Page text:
The Delhi High Court on Wednesday, while hearing the bail application of student activist Umar Khalid in the larger conspiracy case of the northeast Delhi riots, asked whether it was proper to use the term ‘jumla’ in respect of the Prime Minister of India, and said that when it comes to criticism of the government, there must be “a line” or a “Lakshman rekha.”
“What he says about the Prime Minister in the speech? Some ‘changa’ word was used and after that … this ‘jumla’ is used for the Prime Minister of India. Is that proper?” asked the court after listening to the speech given by Khalid at Amravati in February 2020.
In response to the court’s observation, Khalid’s lawyer, senior counsel Trideep Pais, contended that criticising the government was not unlawful.
“Criticism of the government cannot become a crime. 583 days in prison with UAPA charges was no envisaged for a person who speaks against the government. We cannot become so intolerant. At this rate, people will not be able to speak,” Pais said adding that the FIR against Khalid is a result of intolerance against freedom of speech.
While hearing the application on April 22, a division bench of Justice Siddharth Mridul and Justice Rajnish Bhatnagar said Khalid’s speech in Amravati, which is part of the chargesheet, was disrespectful, obnoxious, and hateful.
The division bench comprising Justice Siddharth Mridul and Justice Rajnish Bhatnagar said: “This is offensive, obnoxious. Don’t you think? These expressions being used, don’t you think they incite people? You say things like aapke purvaj angrezun ki dalali kar rahe the, you don’t think it is offensive? It is offensive per se. This is not the first time that you said so in this speech. You said this at least five times. It is almost as if we distinctly get the impression that it was only one particular community that fought for India’s independence,”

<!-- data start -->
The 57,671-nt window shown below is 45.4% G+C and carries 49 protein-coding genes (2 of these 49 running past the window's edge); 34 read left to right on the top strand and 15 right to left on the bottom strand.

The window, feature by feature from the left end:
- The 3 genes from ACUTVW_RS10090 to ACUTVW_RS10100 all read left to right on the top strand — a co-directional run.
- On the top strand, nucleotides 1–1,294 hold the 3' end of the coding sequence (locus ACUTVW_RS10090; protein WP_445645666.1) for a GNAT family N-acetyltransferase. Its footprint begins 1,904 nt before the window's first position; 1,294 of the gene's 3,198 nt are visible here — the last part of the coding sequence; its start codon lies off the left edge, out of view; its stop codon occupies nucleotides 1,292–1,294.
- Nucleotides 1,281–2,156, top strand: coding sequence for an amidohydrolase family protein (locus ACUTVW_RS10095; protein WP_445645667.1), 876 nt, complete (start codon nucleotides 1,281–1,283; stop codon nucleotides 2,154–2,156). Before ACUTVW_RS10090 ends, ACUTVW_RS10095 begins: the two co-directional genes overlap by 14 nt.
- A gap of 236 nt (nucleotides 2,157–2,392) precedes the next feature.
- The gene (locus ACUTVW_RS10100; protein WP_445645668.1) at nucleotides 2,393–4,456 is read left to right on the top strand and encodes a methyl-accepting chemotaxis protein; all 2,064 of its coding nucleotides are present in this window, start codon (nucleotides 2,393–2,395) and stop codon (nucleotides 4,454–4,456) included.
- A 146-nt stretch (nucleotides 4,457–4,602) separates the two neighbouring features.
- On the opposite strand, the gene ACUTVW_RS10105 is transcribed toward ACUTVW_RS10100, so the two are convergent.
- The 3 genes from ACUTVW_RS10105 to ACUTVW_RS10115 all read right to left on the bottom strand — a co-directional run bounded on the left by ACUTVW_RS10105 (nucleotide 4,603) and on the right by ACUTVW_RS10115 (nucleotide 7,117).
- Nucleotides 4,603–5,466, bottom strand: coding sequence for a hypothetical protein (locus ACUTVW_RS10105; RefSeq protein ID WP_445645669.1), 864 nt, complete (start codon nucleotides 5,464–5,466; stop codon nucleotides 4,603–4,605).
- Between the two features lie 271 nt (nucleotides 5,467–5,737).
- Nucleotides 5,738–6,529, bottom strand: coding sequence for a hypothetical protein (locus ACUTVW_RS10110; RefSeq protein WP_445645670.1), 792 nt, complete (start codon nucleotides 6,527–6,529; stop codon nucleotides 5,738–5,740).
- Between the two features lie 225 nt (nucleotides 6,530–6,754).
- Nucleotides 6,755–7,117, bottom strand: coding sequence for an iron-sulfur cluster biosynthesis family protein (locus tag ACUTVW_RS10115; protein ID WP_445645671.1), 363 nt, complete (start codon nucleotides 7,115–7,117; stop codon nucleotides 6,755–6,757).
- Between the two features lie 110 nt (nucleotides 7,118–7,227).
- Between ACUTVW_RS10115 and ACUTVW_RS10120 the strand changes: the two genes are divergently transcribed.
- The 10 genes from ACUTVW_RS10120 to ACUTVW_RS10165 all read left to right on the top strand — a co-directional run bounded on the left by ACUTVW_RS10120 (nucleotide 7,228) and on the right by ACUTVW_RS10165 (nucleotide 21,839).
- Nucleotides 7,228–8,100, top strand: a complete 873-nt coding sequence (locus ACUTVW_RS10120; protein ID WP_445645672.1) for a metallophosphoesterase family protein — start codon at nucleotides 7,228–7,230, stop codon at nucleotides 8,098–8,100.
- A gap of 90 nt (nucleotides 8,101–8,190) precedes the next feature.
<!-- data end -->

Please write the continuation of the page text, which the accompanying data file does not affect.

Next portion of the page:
The court made the remark when the counsel for Khalid read the section where he is reported to have said that Mahatma Gandhi launched a non-cooperation movement against the British in 1920, and Jamia Millia Islamia University was one of the first educational institutes to be established in response to Gandhi’s call. Khalid is also claimed to have said in his speech that the same university was now facing gunfire, was being insulted, and was being dubbed a den of anti-nationals.
“Hum inko itihas batana chahte hai. Jab aapke purvaj angrezun ki dalali kar rahe the, tou Jamia Millia Islamia ke chathar, teachers, angreji hukumut se lad rahe the. (We want to remind them of the history. When your ancestors were brokering for the English, the Jamia Millia Islamia students, its teachers were fighting the British government),” Khalid was quoted as having said in the speech.
Earlier in the speech, Khalid, while referring to the RSS and Hindu Mahasabha as “ancestors” of “current rulers,” allegedly stated that the organisations were carrying out “dalali” of the British, and that since they want people to prove their ancestry, questions about their ancestors should be asked as well.
“Don’t you think it foments religious ferment between groups?” the court had asked.
Pais told the court on Wednesday that in December 2019, there was considerable violence against students at Jamia Millia Islamia University, and that the speech was given in that setting.
“It does not refer to the communities. It refers to an organisation when the speech says that the ideological ancestors of the persons who inhabit this organisation did not participate in the freedom struggle, whereas the Jamia students were an active part of the freedom movement. He is not playing one community against another, that is what I wanted to clarify,” he submitted.